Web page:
Walking Together: Resilience
19 February 2023
I don’t know about you, but 2023 has not started the way I would have liked. There is a part of me that is asking “can I reboot 2023?” I am glad though that I am not alone, and I feel supported through the challenges I have faced this year.
We kicked off this year with this sermon series “walking together,” based on our vision for 2023 (and beyond) Walking together towards growth and wholeness in Christ.
Pauline started with Burning Hearts – inviting us to see that Jesus shows up and is present as we walk with one another, and for our hearts to transform from one that is filled with disappointment, confusion, sadness to a heart that is burning with awe, wonder, excitement, and a desire to tell others God’s story of redemption, hope and divine love that spans the centuries?
We then talked about mutuality – that We are meant to be tangled up together. We are meant to live lives of profound interdependence, growing into, around, and out of each other. We cause pain and loss when we hold ourselves apart, because the fate of each individual branch affects the vine as a whole. In this metaphor, dependence is not a matter of personal morality or preference; it’s a matter of life and death — branches that refuse to cling to the vine die.
Mutuality requires us to “abide.” It’s as if Jesus is saying, “Hang in there with me, and I’ll hang in there with you,” or “Stick it out with me and I’ll stick it out with you.” When Peter decided to go fishing, to do what was familiar to him, his friends told him “We will go with you.” I looked at it from a different perspective this time – that their response was a response to support Peter in his struggles and his grief. That’s what we should do for each other too. Walk with each other and support each other, encourage each other.
Pauline then shared about flourishing – reflecting on the Beatitudes. “You are blessed/flourishing when you face difficult situations that lead you closer to God…that lead you closer to becoming whole and complete.”
We don’t endeavor to do justice, love mercy, and walk humbly in order to earn God’s blessings. We do justice, love mercy, and walk humbly because we are always and already blessed. (Debi Thomas)
I really loved how the Message version of the Bible puts it – direct and doesn’t mince the words –
Matthew 5:48 (MSG)
“In a word, what I’m saying is, Grow up. You’re kingdom subjects. Now live like it. Live out your God-created identity. Live generously and graciously toward others, the way God lives toward you.”
Then I shared about reconciliation – because when we walk together, we will inevitably experience conflict. Reconciliation, however, is not resolution.
Resolution is about dealing with the situation or issue in a way that both parties are agreeable to. That doesn’t mean that the relationship is restored.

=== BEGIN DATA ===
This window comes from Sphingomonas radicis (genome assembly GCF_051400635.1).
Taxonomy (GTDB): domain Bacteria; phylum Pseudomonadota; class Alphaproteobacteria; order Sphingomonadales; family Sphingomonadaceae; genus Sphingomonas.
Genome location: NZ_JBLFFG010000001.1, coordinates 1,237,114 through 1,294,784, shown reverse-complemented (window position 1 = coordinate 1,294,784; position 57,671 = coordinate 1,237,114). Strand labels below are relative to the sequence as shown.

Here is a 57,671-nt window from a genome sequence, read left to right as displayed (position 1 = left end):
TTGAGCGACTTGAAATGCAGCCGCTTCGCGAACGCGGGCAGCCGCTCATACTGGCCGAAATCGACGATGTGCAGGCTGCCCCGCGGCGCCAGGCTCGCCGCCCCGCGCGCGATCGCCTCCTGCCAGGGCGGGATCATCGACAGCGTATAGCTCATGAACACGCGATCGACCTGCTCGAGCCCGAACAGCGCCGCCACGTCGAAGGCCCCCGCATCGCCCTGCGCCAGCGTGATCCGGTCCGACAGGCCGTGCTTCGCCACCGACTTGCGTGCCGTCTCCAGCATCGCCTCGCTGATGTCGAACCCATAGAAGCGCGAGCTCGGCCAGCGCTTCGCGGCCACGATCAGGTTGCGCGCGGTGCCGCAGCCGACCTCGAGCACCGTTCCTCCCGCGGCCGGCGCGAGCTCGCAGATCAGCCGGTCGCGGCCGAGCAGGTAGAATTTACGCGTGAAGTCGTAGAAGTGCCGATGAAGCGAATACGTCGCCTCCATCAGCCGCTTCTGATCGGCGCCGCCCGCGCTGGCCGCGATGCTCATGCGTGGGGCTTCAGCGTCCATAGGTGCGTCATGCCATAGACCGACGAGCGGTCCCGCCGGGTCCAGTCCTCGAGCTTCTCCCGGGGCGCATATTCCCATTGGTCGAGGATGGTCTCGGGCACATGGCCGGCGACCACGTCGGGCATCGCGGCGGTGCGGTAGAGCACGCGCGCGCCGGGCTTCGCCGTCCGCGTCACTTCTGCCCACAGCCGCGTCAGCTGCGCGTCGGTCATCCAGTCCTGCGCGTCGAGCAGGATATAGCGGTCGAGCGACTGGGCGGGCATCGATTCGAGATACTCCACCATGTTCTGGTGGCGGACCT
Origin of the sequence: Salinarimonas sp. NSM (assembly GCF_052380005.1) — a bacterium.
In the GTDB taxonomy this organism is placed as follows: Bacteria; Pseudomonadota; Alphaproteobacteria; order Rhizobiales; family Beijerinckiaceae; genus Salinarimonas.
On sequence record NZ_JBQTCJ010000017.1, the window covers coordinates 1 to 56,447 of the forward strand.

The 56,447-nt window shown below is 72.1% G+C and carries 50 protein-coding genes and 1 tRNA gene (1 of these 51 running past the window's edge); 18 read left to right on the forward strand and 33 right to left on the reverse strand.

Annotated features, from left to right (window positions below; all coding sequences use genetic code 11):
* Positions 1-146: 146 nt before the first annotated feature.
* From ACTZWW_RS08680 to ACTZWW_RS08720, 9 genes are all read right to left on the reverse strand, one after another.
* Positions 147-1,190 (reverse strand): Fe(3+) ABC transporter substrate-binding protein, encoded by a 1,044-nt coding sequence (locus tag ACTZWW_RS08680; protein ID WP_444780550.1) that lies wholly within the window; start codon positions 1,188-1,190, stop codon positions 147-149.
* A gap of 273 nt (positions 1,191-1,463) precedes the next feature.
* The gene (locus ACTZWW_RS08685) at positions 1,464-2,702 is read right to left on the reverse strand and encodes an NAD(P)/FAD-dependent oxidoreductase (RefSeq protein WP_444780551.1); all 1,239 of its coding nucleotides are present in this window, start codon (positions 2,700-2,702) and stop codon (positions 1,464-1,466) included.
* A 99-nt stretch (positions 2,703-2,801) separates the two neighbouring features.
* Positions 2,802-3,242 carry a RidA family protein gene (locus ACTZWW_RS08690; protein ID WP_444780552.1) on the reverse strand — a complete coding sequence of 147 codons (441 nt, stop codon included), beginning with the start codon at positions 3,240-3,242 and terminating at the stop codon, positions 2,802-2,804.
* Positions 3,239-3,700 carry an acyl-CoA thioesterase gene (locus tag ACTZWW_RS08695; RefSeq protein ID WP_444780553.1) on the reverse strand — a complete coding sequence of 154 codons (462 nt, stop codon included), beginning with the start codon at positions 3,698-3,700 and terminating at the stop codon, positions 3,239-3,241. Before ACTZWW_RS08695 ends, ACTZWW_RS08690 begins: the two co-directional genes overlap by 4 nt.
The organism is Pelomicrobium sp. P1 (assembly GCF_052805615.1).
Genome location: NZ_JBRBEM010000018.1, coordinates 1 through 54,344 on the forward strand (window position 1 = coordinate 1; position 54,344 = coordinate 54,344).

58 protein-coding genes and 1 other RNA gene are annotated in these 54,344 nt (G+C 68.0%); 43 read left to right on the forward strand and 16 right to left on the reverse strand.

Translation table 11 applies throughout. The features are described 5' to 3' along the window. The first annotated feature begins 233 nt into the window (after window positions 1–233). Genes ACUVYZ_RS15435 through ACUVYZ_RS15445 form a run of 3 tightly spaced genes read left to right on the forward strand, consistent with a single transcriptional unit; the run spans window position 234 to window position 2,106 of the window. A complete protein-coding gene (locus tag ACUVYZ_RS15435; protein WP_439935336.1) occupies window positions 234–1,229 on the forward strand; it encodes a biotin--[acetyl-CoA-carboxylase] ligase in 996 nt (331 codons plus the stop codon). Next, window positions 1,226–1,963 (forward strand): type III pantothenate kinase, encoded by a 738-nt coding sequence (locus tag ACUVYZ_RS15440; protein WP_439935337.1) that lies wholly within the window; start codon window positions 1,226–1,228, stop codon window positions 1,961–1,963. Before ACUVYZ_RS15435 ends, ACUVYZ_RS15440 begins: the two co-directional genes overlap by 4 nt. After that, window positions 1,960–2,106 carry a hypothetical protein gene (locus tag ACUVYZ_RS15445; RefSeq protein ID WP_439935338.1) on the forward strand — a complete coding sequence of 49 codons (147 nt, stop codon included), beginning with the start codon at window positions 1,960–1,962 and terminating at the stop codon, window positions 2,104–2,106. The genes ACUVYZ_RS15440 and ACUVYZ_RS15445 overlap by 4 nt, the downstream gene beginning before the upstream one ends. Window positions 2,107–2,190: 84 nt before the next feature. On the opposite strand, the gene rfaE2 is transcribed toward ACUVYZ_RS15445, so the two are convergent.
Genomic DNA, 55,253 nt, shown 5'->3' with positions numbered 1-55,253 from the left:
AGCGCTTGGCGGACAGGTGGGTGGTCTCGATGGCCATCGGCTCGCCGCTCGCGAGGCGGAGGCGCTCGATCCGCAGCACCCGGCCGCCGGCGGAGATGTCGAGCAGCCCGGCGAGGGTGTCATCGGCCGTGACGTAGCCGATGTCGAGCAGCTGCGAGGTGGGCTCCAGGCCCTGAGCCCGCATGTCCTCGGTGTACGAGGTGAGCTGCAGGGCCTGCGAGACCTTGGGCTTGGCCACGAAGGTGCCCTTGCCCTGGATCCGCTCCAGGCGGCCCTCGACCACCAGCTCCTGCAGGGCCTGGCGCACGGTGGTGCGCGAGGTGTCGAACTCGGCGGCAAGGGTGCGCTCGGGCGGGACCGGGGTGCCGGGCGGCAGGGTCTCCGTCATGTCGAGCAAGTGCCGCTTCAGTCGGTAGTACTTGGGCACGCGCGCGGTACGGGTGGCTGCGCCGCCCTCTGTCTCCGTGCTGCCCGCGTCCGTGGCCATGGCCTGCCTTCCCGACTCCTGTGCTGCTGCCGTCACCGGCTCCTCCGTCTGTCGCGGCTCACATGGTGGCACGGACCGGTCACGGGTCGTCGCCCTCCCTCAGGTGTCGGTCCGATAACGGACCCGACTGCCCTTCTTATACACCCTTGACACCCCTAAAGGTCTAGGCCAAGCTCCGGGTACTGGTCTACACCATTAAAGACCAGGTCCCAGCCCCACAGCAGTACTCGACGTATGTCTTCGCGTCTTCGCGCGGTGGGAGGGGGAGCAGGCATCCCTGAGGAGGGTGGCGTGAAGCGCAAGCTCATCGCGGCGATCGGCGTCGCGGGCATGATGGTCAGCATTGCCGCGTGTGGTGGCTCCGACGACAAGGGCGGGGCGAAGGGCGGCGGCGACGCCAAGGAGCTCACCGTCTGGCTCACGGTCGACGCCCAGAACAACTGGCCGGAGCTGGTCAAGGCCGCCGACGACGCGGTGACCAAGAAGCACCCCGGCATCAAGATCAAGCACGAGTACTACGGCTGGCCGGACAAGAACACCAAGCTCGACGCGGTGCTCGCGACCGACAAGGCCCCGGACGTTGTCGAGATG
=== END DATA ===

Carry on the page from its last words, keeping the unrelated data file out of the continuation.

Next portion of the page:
On the other hand, reconciliation doesn’t mean that both parties end up agreeing. We can still disagree about something and yet be in right relationship with one another.
Also, to be able to seek reconciliation, we need to be firmly anchored in trusting that we are beloved and worthy, and when we make mistakes, when we fall short, that does not make us any less beloved. Trusting in this means that we are able to feel safe when we reach out to make amends and reconcile with those we have conflict with.
Then last week, Pauline talked about integrity.
if we read them as instructions given in the hope of building and sustaining a community that is both blessed and commissioned to bless — what version of God might emerge?
A God who takes our relationships with each other very seriously, and wants us to treat each other — not with a bare minimum of civility and morality — but with the deepest respect, integrity, and love.”
God is more interested in us living whole/undivided lives of integrity than just following the rules blindly. Living whole lives of integrity means we increasingly align our words and behaviour (exterior) with our hearts and values (interior).
As we wrap up the 2023 kick-off sermon series that lays the foundation of our vision, and before we move into the Lenten sermon series titled “Ashes,” I want to talk about resilience.
Resilience is the ability to bounce back after challenging situations. After the storms in our lives, we pick up the pieces and journey on. Resilience is about adapting successfully to challenging and difficult circumstances.
The word “resilience” has been bandied around quite a lot recently – especially after we emerged out of the Covid-19 pandemic.
All living things adapt to their environment.
How do you deal with, adapt to and/ or bounce back after difficult and/ or challenging situations?
There are of course helpful and unhelpful ways of adapting. I have, in my life, acquired unhelpful coping mechanisms. I have binged on food when I was stressed. I noticed an uptick of alcohol consumption during one period – I took more frequent evening drinks until I went for the mindfulness course, and suddenly, I just dropped drinking whisky when I had a bad day because I acquired more helpful ways of dealing with negative emotions / feelings.